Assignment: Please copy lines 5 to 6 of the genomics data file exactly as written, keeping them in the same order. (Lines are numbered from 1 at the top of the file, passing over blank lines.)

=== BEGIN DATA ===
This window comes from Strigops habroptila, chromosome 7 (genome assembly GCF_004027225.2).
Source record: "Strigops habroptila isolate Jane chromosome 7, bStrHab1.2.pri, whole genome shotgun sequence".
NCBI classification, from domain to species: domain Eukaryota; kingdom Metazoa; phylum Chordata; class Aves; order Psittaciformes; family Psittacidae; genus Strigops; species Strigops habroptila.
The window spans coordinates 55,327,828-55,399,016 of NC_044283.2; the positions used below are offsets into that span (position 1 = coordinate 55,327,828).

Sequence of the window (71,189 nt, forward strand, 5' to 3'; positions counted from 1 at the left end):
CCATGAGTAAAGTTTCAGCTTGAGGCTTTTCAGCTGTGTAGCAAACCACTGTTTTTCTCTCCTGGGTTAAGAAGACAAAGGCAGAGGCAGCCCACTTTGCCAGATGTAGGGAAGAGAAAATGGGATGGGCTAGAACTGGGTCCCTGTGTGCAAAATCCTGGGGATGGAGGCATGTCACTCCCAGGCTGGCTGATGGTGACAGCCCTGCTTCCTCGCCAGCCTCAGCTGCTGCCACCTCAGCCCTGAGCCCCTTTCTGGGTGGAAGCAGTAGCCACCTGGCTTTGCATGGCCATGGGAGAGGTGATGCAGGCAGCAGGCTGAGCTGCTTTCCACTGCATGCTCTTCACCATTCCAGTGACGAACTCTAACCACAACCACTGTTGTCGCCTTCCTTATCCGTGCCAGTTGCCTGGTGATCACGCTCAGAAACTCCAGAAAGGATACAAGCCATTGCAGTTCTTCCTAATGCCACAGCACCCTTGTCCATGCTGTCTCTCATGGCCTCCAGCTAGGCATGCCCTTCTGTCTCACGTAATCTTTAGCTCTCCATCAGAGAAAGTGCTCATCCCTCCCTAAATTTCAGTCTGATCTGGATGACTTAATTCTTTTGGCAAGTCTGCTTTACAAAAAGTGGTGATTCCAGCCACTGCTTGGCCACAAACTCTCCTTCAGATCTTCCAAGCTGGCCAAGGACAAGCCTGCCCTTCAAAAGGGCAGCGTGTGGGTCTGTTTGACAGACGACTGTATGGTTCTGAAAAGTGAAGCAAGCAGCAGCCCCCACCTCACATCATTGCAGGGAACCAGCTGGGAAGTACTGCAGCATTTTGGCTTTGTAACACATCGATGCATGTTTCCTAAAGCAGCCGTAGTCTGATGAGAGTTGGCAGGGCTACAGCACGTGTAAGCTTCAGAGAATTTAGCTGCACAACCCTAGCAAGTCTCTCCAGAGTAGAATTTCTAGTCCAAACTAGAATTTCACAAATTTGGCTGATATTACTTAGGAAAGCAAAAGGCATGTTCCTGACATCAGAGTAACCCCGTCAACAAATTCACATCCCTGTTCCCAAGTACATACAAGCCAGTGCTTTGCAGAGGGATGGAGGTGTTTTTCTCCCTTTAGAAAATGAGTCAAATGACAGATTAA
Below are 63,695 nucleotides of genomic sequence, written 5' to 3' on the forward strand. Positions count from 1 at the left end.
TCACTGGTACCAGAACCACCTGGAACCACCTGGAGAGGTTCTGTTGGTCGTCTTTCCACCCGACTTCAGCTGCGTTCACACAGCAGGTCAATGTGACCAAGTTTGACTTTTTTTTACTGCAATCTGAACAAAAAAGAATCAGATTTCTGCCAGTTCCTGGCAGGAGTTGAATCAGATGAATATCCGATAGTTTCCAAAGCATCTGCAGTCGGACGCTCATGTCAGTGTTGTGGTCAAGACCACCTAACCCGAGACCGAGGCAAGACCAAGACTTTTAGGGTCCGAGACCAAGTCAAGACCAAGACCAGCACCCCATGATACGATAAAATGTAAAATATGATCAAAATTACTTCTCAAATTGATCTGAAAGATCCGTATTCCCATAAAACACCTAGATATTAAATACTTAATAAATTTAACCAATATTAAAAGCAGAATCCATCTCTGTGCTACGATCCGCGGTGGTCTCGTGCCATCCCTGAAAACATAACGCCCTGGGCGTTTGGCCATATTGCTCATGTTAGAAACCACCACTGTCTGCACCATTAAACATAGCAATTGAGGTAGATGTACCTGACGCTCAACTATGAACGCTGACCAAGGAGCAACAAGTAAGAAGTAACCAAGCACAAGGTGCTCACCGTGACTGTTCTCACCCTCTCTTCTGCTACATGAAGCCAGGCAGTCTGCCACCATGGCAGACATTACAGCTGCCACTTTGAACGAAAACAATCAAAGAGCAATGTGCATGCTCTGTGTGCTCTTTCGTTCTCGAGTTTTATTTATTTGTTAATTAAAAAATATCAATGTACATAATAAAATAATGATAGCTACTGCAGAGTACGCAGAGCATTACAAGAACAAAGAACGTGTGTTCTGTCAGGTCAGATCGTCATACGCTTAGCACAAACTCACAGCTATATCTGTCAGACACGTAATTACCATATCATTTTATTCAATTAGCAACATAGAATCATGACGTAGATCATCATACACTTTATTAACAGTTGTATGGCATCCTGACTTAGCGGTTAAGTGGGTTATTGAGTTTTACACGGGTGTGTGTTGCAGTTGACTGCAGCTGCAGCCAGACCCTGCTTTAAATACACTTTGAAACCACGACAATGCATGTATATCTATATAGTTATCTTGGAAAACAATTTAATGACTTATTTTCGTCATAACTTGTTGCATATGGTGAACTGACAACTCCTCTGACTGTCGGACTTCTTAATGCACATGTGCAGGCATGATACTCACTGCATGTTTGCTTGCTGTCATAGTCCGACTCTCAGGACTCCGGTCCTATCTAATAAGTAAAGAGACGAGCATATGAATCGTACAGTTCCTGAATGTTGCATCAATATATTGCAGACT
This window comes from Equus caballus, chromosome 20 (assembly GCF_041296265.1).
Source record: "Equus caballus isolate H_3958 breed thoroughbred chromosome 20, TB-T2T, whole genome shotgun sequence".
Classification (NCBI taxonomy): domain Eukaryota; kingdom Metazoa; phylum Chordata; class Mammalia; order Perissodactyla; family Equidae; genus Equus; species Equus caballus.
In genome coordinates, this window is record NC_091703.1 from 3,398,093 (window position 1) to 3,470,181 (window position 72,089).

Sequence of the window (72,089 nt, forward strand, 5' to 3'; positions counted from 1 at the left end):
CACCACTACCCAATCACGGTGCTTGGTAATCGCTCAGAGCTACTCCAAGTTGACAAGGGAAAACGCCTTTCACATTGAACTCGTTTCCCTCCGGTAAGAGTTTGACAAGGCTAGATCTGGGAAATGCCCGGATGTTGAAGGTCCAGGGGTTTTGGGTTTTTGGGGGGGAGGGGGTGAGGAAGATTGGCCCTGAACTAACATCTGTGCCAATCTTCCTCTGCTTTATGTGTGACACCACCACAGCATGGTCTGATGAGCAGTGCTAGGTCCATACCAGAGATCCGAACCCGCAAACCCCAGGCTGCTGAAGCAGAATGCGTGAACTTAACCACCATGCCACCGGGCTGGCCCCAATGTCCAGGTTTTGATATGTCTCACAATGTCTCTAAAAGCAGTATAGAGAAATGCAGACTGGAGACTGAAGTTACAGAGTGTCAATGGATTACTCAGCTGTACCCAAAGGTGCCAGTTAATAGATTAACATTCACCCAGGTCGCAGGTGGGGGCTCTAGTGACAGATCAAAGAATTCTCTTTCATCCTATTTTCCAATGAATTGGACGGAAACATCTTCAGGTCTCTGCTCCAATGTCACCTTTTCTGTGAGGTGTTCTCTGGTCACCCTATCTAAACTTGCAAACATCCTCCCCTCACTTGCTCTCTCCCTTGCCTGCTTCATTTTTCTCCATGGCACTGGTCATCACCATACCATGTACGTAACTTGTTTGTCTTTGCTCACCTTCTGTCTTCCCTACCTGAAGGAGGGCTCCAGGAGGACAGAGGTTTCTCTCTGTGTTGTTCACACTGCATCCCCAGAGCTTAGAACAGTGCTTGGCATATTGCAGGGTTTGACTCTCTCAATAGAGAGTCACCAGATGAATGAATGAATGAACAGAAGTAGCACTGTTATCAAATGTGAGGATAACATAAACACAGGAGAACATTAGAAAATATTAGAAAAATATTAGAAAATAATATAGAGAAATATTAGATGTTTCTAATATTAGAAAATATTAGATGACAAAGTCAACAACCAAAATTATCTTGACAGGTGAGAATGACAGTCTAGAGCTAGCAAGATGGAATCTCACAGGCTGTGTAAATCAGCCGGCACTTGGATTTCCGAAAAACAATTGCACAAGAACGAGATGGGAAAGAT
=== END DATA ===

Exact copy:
Sequence of the window (71,189 nt, forward strand, 5' to 3'; positions counted from 1 at the left end):
CCATGAGTAAAGTTTCAGCTTGAGGCTTTTCAGCTGTGTAGCAAACCACTGTTTTTCTCTCCTGGGTTAAGAAGACAAAGGCAGAGGCAGCCCACTTTGCCAGATGTAGGGAAGAGAAAATGGGATGGGCTAGAACTGGGTCCCTGTGTGCAAAATCCTGGGGATGGAGGCATGTCACTCCCAGGCTGGCTGATGGTGACAGCCCTGCTTCCTCGCCAGCCTCAGCTGCTGCCACCTCAGCCCTGAGCCCCTTTCTGGGTGGAAGCAGTAGCCACCTGGCTTTGCATGGCCATGGGAGAGGTGATGCAGGCAGCAGGCTGAGCTGCTTTCCACTGCATGCTCTTCACCATTCCAGTGACGAACTCTAACCACAACCACTGTTGTCGCCTTCCTTATCCGTGCCAGTTGCCTGGTGATCACGCTCAGAAACTCCAGAAAGGATACAAGCCATTGCAGTTCTTCCTAATGCCACAGCACCCTTGTCCATGCTGTCTCTCATGGCCTCCAGCTAGGCATGCCCTTCTGTCTCACGTAATCTTTAGCTCTCCATCAGAGAAAGTGCTCATCCCTCCCTAAATTTCAGTCTGATCTGGATGACTTAATTCTTTTGGCAAGTCTGCTTTACAAAAAGTGGTGATTCCAGCCACTGCTTGGCCACAAACTCTCCTTCAGATCTTCCAAGCTGGCCAAGGACAAGCCTGCCCTTCAAAAGGGCAGCGTGTGGGTCTGTTTGACAGACGACTGTATGGTTCTGAAAAGTGAAGCAAGCAGCAGCCCCCACCTCACATCATTGCAGGGAACCAGCTGGGAAGTACTGCAGCATTTTGGCTTTGTAACACATCGATGCATGTTTCCTAAAGCAGCCGTAGTCTGATGAGAGTTGGCAGGGCTACAGCACGTGTAAGCTTCAGAGAATTTAGCTGCACAACCCTAGCAAGTCTCTCCAGAGTAGAATTTCTAGTCCAAACTAGAATTTCACAAATTTGGCTGATATTACTTAGGAAAGCAAAAGGCATGTTCCTGACATCAGAGTAACCCCGTCAACAAATTCACATCCCTGTTCCCAAGTACATACAAGCCAGTGCTTTGCAGAGGGATGGAGGTGTTTTTCTCCCTTTAGAAAATGAGTCAAATGACAGATTAA